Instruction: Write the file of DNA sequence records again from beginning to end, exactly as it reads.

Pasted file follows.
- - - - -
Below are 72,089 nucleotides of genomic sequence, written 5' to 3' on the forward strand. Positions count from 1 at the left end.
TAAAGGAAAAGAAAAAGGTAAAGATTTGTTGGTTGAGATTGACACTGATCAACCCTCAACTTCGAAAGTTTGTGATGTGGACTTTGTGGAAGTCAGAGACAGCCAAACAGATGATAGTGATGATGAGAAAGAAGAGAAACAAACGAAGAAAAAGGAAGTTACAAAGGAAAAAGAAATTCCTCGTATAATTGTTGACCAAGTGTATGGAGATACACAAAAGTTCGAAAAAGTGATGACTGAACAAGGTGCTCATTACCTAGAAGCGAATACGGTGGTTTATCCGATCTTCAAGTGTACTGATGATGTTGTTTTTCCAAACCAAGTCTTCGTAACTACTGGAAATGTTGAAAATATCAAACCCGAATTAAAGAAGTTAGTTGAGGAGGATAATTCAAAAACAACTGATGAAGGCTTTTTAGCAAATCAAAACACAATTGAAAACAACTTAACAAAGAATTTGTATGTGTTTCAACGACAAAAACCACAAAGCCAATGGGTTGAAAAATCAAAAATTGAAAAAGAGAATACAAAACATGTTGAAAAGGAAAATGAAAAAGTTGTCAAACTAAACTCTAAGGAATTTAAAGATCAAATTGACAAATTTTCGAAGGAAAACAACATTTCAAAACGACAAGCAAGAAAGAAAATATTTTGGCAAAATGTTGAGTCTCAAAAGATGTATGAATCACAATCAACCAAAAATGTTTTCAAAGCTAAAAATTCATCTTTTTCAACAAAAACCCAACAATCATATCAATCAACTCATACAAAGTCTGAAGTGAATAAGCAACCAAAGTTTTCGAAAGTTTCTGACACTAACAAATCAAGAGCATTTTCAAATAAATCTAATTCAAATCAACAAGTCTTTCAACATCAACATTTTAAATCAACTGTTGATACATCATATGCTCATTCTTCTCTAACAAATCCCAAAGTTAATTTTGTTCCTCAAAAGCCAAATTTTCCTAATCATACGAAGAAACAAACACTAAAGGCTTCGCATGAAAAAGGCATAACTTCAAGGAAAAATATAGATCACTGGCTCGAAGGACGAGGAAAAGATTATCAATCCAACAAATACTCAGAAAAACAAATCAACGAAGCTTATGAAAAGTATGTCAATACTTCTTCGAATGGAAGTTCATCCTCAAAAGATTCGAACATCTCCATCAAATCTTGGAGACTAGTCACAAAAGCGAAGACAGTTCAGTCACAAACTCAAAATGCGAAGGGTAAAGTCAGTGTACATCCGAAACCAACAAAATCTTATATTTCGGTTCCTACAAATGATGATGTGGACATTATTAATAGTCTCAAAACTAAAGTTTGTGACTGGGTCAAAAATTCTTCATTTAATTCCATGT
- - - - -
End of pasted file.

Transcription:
Below are 72,089 nucleotides of genomic sequence, written 5' to 3' on the forward strand. Positions count from 1 at the left end.
TAAAGGAAAAGAAAAAGGTAAAGATTTGTTGGTTGAGATTGACACTGATCAACCCTCAACTTCGAAAGTTTGTGATGTGGACTTTGTGGAAGTCAGAGACAGCCAAACAGATGATAGTGATGATGAGAAAGAAGAGAAACAAACGAAGAAAAAGGAAGTTACAAAGGAAAAAGAAATTCCTCGTATAATTGTTGACCAAGTGTATGGAGATACACAAAAGTTCGAAAAAGTGATGACTGAACAAGGTGCTCATTACCTAGAAGCGAATACGGTGGTTTATCCGATCTTCAAGTGTACTGATGATGTTGTTTTTCCAAACCAAGTCTTCGTAACTACTGGAAATGTTGAAAATATCAAACCCGAATTAAAGAAGTTAGTTGAGGAGGATAATTCAAAAACAACTGATGAAGGCTTTTTAGCAAATCAAAACACAATTGAAAACAACTTAACAAAGAATTTGTATGTGTTTCAACGACAAAAACCACAAAGCCAATGGGTTGAAAAATCAAAAATTGAAAAAGAGAATACAAAACATGTTGAAAAGGAAAATGAAAAAGTTGTCAAACTAAACTCTAAGGAATTTAAAGATCAAATTGACAAATTTTCGAAGGAAAACAACATTTCAAAACGACAAGCAAGAAAGAAAATATTTTGGCAAAATGTTGAGTCTCAAAAGATGTATGAATCACAATCAACCAAAAATGTTTTCAAAGCTAAAAATTCATCTTTTTCAACAAAAACCCAACAATCATATCAATCAACTCATACAAAGTCTGAAGTGAATAAGCAACCAAAGTTTTCGAAAGTTTCTGACACTAACAAATCAAGAGCATTTTCAAATAAATCTAATTCAAATCAACAAGTCTTTCAACATCAACATTTTAAATCAACTGTTGATACATCATATGCTCATTCTTCTCTAACAAATCCCAAAGTTAATTTTGTTCCTCAAAAGCCAAATTTTCCTAATCATACGAAGAAACAAACACTAAAGGCTTCGCATGAAAAAGGCATAACTTCAAGGAAAAATATAGATCACTGGCTCGAAGGACGAGGAAAAGATTATCAATCCAACAAATACTCAGAAAAACAAATCAACGAAGCTTATGAAAAGTATGTCAATACTTCTTCGAATGGAAGTTCATCCTCAAAAGATTCGAACATCTCCATCAAATCTTGGAGACTAGTCACAAAAGCGAAGACAGTTCAGTCACAAACTCAAAATGCGAAGGGTAAAGTCAGTGTACATCCGAAACCAACAAAATCTTATATTTCGGTTCCTACAAATGATGATGTGGACATTATTAATAGTCTCAAAACTAAAGTTTGTGACTGGGTCAAAAATTCTTCATTTAATTCCATGT